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NOAA’s latest weather satellite is suffering from a cooling problem

NOAA's latest weather satellite is suffering from a cooling problem

On Wednesday, the US National Oceanic and Atmospheric Administration (NOAA) released an official statement regarding the GOES-17 weather satellite that was launched two months ago. In the statement, the agency stated about a cooling problem that could endanger the capability of the satellite in the orbit. GOES-17, a new generation of a weather satellite, was launched as GOES-R and was touted to overlook the weather over the west coast of the United States along with its predecessors which have been monitoring weather for years.

GOES-17 is the second of a new generation of revolutionary weather satellite with the capability to provide HD images of the atmospheric conditions. The satellite can track lightning strikes, fires, and even solar behavior. But the latest statement released by NOAA has stated how the agency will have to overcome the loss of a dying satellite, if it did fail, by launching newer satellites to cover the gaps.

As per the statement published, of the various instruments that GOES-17 satellite uses, researchers found a cooling problem in an instrument called Advanced Baseline Imager (ABI). It is a crucial instrument as it captures the Earth and the weather in different wavelengths including in visible light and in infrared wavelengths that would help scientists to analyze the weather condition over a given region. The organization has stated that the component that captures infrared wavelengths mounted on ABI is currently offline while the other component that captures visible lights is operational.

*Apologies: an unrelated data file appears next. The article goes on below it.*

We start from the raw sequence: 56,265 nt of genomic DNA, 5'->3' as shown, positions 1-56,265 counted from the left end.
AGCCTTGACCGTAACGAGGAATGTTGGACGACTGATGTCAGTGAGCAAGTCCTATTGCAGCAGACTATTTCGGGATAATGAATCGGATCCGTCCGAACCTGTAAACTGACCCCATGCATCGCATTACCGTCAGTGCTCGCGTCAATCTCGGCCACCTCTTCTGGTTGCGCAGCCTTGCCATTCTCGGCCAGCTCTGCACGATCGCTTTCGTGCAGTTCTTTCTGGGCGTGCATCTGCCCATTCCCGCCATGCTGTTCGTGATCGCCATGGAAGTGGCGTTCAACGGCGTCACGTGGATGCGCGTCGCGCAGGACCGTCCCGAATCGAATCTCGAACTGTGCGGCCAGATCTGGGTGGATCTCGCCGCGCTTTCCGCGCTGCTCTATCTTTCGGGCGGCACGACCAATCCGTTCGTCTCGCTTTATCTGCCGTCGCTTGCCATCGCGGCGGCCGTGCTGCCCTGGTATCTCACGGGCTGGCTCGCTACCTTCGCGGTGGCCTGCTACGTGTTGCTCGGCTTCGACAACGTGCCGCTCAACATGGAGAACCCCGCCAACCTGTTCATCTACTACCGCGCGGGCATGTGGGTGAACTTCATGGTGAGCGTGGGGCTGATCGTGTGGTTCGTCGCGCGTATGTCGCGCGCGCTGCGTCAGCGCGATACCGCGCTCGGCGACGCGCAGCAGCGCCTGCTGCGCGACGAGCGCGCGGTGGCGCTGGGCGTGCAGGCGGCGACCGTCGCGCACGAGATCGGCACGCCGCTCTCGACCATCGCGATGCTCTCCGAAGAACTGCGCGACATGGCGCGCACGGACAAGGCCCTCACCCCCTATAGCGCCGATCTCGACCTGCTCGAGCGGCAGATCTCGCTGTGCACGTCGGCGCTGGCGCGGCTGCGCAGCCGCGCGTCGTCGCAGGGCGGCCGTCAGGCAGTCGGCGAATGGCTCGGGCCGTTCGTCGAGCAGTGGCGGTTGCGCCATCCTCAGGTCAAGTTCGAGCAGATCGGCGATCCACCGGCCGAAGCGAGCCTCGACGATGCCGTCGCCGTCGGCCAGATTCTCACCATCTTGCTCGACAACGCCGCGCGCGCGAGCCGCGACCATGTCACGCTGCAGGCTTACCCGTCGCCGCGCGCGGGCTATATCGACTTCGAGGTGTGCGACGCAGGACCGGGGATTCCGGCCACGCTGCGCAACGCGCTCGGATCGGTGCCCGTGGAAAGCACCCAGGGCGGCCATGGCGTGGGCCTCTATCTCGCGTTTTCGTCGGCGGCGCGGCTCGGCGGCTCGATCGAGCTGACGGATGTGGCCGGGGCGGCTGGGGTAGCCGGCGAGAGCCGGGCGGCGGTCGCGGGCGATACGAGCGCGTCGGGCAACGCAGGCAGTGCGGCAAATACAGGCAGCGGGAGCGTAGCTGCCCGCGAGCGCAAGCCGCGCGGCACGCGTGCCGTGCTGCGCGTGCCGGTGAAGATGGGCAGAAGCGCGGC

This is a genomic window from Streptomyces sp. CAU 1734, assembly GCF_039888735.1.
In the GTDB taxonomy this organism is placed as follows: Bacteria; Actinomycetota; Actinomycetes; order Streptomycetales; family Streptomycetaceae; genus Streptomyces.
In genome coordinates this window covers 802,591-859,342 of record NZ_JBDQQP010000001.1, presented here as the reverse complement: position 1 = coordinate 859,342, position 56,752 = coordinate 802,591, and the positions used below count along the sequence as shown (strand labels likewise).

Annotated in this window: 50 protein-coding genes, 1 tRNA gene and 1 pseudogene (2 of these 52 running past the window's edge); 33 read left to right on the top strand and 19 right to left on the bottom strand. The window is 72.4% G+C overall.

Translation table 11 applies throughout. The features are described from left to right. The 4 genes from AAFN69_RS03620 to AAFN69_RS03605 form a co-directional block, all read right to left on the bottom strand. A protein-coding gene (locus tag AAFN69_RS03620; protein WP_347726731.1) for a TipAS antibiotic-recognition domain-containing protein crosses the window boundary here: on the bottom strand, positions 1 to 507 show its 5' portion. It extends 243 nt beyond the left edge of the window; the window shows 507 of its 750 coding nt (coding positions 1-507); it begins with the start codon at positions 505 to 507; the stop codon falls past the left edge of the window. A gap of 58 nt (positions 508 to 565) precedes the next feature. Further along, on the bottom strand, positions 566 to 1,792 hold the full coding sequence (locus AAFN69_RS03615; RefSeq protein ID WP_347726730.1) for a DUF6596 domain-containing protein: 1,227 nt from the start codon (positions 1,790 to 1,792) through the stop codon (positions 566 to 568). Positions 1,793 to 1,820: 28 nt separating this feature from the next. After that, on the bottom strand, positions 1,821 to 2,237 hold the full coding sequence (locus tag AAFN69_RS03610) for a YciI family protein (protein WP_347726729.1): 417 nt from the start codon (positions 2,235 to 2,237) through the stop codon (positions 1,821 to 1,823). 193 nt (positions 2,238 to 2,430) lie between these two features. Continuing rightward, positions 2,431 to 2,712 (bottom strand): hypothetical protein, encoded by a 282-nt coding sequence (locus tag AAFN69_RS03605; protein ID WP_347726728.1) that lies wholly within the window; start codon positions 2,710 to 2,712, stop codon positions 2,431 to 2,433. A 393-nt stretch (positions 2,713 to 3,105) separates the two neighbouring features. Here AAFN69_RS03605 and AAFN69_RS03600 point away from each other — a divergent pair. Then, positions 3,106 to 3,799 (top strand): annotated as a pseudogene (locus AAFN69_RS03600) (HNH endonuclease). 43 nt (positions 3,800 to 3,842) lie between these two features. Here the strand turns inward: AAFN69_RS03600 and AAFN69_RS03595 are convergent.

A minimum temperature of 60K or -350° F is required for ABI to capture infrared wavelengths is required, however, due to the cooling problem, the satellite reaches the said temperature 12 hours a day. On the other hand, the capability to capture visible spectrum images including monitoring solar and lightning strikes and behavior haven’t been affected yet. The agency along with NASA and ABI manufacturing team are investigating the source of the problem and the possible resolution to fix it right there.

In the supporting statement, the agency said that if the corrective measures and fixes didn’t go as planned and the fix is unsuccessful, they will have to come up with alternatives to get the most of the operational component of the Advanced Baseline Imager. NOAA has several weather satellites in space that monitor weather 24/7 which means, even if this satellite doesn’t go online soon, it won’t affect the weather forecasting capabilities, although it did has so revolutionary instruments that would allow it to capture the weather in detail. For now, we will have to wait until the agencies release another official word on the matter.

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